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Bad Things Happen by Ernest Lilley
SFRevu.com Editorial  ISBN/ITEM#: EL0608
Date: August 2006 / Show Official Info /

Hopefully you remember George's lament from the opening credits of the 1960s Hana Barbara cartoon show, The Jetsons, really future version of their previous success, The Flintstones...which was a cartoon version of Jackie Gleason's The Honeymooners which was set in the then current 1950s. At the end of the credits, George was trapped on an out of control treadmill trying not to be flung off into space while the family pets watched with (one assumes) amusement. The whole thing reeks of Charlie Chaplin's Modern Times...but back to our story.

We’re all pretty familiar with the treadmill as metaphor for our techno-compulsive lives, and the message that we can easily become the machine's servant has not been lost on anyone, least of all the makers of films like Colossus – The Forbin Project, or the whole Terminator series. But what happens when the machines break down?

This is your life. This is your life on tech. This is you life going cold tech-turkey. Any questions?

While I could, and will at some point, go off on the whole tech-civilization collapse thing, at the moment I'm just thinking about the IT part of my life. Ironically, SF readers tend to fall into two camps, early adopters and non-adopters. Guess which side I'm on.

Like lots of us, I want more time out of the day than there really is in it. And I want more out of my brain than it cares to hold. The answers: Sleep less, compute more. But there are painful roadbumps when sleep deprivation and computing collide. For instance, I just spent the last three days in data recovery and software installation after what we assume was an overload of spyware brought my main computer (Hal) to a near standstill. After trying a considerable number of fixes, I pulled the hard drive out of the system, plugged it into another (Hollywood) as a second (well, third) drive, and made sure my backed up data was as current as the original. Then I put it back and wiped the whole thing clean.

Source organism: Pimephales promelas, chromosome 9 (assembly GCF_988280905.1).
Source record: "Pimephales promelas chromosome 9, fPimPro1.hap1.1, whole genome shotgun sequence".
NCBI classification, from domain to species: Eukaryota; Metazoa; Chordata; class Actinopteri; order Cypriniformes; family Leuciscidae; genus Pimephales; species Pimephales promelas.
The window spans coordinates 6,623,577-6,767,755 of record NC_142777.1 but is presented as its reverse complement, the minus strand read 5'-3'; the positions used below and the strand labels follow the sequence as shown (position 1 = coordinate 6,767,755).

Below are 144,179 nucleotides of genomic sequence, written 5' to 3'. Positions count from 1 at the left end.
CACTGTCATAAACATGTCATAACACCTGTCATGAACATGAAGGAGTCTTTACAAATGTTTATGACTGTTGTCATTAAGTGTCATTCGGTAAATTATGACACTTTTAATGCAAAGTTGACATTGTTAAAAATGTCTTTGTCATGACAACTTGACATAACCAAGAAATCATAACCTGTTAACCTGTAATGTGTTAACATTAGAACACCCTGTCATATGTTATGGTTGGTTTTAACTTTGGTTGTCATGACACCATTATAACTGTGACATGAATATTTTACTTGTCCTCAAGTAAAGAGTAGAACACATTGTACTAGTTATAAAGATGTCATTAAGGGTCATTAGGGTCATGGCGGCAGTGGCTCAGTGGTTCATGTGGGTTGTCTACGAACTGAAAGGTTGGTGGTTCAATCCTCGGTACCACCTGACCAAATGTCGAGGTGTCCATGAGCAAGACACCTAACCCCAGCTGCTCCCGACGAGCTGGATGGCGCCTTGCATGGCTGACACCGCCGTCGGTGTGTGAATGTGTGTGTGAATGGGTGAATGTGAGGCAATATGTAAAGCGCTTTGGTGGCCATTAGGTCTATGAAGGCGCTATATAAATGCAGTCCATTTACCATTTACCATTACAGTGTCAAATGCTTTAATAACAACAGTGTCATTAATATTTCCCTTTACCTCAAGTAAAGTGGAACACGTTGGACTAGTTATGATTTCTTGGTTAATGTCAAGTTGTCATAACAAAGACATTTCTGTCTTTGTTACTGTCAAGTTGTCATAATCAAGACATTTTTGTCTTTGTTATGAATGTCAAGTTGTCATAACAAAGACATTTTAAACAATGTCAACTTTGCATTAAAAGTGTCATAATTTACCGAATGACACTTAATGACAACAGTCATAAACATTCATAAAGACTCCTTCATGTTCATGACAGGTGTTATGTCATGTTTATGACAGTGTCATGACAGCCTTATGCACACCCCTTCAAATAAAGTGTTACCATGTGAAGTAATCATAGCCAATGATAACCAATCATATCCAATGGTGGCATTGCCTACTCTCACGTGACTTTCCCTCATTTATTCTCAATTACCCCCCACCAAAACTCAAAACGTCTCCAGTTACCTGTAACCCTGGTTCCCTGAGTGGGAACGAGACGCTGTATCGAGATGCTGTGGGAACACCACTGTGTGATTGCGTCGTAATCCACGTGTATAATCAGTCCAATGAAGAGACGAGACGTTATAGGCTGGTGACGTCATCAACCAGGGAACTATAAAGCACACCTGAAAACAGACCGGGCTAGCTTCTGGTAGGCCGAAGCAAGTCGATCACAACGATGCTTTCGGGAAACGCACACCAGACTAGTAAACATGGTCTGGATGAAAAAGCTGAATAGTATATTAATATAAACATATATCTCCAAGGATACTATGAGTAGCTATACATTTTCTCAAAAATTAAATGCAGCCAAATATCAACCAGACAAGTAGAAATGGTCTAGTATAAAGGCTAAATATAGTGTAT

After a day of installs and some fun getting data and programs to speak to each other, I'm back on Hal finishing up stuff for the August issue. Maybe I shouldn't have named my computer after a machine that killed off nearly everyone on a spaceship. Should you want to load up your computer with chilling bon mots from our favorite AI, pop over to palantir.net where you can find the gamut. Fortunately, Hal feels much better now...and fortunately I've been burned enough to back up often. Unfortunately, you really need to get burned in order to keep your hands out of fire. We're just not wired to do it on the basis of a good lecture.

In fact, despite the premise of this piece, I’ve had the wheels come off so often that it's no longer the big deal it once was. Ah, I remember the first PDA I left in a pay phone booth. That was a weekend of major stress and heartbreak. Now my PDA has a password, wipes itself clean after 10 failures, and automatically backs up onto my desktop, which automatically backs up onto another device. Still, I try not to lose them. But, I'm only human. Not an infallible machine.

In the non-fatal world of personal information technology, an interesting thing happens when your systems fail. First, of course, you panic. Then you try to fix it. But if you're stuck without it for more than a few days, the tranquility alternative kicks in and you relax. The whole cyberworld of friends, family and Nigerian bankers has to get along without you...and it's kind of nice. Oh, you'll have to get back to it eventually, but for the moment you're in a quiet place. Enjoy it while it lasts.

So back to George on the treadmill. Run baby, run. But when you fall, enjoy the trip. In the fast paced world of tomorrow, it's the only rest you'll get.

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